Having thus described a few particular embodiment of the invention, various alterations, modifications and improvements will readily occur to those skilled in the art. For example, a pressure sensitive adhesive may be substituted for the heat activated adhesive 80 in FIG. 8. Such alterations, modifications and improvements as are made obvious by this disclosure are intended to be part of this description though not expressly stated herein, and are intended to be within the spirit and scope of the invention. Accordingly, the foregoing description is by way of example only, and not limiting. The invention is limited only as defined in the following claims and equivalents thereto.
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|1||*||Facsimile from M. Kubo, Nakane Co., Ltd., to Timothy Podrotty, Reflexit Corporation, dated Nov. 10, 1988, making reference to Diamond Dust.|
|2||*||Letter from Hugh Rowland, Chairman, Reflexite Corporation to Mr. Kare Rumar, Swedish Road and Traffic Research Institute, dated Nov. 4, 1988, making reference to a sample powder.|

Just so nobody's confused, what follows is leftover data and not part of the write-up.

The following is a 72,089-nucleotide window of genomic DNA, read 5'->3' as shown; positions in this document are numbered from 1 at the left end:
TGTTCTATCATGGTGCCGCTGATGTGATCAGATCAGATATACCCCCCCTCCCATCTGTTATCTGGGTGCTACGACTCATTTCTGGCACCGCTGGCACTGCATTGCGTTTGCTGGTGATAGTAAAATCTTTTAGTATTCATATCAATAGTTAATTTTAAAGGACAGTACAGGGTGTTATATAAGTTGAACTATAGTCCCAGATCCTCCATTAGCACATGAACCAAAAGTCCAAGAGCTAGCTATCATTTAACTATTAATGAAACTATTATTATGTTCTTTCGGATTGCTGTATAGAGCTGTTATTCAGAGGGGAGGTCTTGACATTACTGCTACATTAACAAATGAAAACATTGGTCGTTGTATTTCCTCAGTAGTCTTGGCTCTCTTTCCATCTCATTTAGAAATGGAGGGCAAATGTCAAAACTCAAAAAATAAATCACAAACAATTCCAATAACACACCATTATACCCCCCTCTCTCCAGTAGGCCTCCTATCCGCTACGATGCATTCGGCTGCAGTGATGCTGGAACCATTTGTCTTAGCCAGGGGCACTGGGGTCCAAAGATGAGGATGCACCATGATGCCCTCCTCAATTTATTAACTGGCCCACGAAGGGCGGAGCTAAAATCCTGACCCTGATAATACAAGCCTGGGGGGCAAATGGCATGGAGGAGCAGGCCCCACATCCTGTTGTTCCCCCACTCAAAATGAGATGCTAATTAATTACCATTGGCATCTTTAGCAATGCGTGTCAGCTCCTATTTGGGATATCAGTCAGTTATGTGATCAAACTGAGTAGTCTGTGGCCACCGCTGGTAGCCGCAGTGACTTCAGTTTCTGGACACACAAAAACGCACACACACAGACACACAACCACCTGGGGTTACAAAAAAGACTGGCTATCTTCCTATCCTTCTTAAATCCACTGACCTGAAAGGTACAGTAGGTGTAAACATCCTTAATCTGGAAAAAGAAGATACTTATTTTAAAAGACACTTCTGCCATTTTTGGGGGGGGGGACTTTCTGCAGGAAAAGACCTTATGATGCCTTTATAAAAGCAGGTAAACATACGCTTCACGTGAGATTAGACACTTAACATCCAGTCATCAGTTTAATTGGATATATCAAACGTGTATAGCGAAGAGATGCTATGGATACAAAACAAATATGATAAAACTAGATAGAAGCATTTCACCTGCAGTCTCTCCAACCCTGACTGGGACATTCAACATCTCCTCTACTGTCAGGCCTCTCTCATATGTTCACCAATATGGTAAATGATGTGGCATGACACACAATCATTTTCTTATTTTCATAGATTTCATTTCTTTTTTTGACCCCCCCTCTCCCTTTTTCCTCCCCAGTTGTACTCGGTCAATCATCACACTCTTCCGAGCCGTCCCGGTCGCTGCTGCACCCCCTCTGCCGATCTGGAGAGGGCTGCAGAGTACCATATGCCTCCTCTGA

|3||Letter from Hugh Rowland, Chairman, Reflexite Corporation to Mr. Kare Rumar, Swedish Road and Traffic Research Institute, dated Oct. 7, 1988, regarding "Diamond Dust."|
|4||*||Letter from Hugh Rowland, Chairman, Reflexite Corporation to Mr. Kare Rumar, Swedish Road and Traffic Research Institute, dated Oct. 7, 1988, regarding Diamond Dust.|
|5||Letter from Hugh Rowland, Chairman, Reflexite Corporation to Mr. Robert L. Davidson, Chief Chemist, Harrisburg, Pennsylvania Department of Transportation, dated Oct. 7, 1988, regarding "Diamond Dust."|
|6||*||Letter from Hugh Rowland, Chairman, Reflexite Corporation to Mr. Robert L. Davidson, Chief Chemist, Harrisburg, Pennsylvania Department of Transportation, dated Oct. 7, 1988, regarding Diamond Dust.|